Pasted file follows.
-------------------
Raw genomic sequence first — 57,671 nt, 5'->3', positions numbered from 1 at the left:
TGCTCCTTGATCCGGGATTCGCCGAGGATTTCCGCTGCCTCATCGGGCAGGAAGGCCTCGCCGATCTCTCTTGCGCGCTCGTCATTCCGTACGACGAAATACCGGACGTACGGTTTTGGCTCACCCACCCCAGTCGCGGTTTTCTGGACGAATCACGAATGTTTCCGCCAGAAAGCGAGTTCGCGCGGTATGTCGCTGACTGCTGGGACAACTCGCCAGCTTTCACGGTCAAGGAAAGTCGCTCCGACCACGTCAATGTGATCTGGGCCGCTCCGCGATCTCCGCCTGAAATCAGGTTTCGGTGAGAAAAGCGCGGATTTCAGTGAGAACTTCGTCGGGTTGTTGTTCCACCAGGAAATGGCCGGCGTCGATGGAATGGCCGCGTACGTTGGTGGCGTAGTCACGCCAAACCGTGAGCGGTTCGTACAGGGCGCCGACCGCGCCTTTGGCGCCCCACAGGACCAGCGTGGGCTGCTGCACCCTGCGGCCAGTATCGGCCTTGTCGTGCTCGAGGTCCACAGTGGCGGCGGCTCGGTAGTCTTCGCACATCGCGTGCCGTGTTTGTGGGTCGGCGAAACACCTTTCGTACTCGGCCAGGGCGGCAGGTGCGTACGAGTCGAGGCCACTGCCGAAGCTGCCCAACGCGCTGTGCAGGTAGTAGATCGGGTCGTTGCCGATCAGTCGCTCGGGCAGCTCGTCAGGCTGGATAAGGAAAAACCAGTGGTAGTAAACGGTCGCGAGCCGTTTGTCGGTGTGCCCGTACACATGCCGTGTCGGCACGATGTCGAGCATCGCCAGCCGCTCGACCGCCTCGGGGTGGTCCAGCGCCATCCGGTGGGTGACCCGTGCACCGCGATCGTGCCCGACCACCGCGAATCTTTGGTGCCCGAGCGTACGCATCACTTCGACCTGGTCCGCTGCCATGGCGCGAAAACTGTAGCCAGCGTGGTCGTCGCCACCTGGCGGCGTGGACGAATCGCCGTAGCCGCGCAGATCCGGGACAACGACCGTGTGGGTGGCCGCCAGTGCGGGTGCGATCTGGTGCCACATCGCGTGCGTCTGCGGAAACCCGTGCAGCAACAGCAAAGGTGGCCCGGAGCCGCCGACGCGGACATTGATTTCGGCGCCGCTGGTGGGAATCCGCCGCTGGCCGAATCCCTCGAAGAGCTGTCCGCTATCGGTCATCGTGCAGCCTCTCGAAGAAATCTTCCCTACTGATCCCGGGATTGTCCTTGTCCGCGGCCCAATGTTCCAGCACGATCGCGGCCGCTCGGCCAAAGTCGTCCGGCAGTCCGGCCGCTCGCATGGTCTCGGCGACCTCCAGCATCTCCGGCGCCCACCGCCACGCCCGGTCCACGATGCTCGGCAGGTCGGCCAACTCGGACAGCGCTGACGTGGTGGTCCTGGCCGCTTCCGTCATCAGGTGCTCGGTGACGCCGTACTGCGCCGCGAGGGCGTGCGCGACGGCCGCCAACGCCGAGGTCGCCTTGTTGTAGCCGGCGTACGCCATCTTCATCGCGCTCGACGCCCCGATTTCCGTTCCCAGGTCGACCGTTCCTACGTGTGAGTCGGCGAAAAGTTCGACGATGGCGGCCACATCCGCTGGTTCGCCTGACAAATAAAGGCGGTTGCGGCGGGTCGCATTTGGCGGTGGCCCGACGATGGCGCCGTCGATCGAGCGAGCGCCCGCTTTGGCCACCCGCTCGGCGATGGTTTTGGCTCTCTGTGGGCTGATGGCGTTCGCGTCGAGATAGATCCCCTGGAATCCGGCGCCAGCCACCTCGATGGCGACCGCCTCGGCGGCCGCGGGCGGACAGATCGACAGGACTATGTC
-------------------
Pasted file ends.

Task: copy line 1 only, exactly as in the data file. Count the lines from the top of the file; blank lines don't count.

Raw genomic sequence first — 57,671 nt, 5'->3', positions numbered from 1 at the left: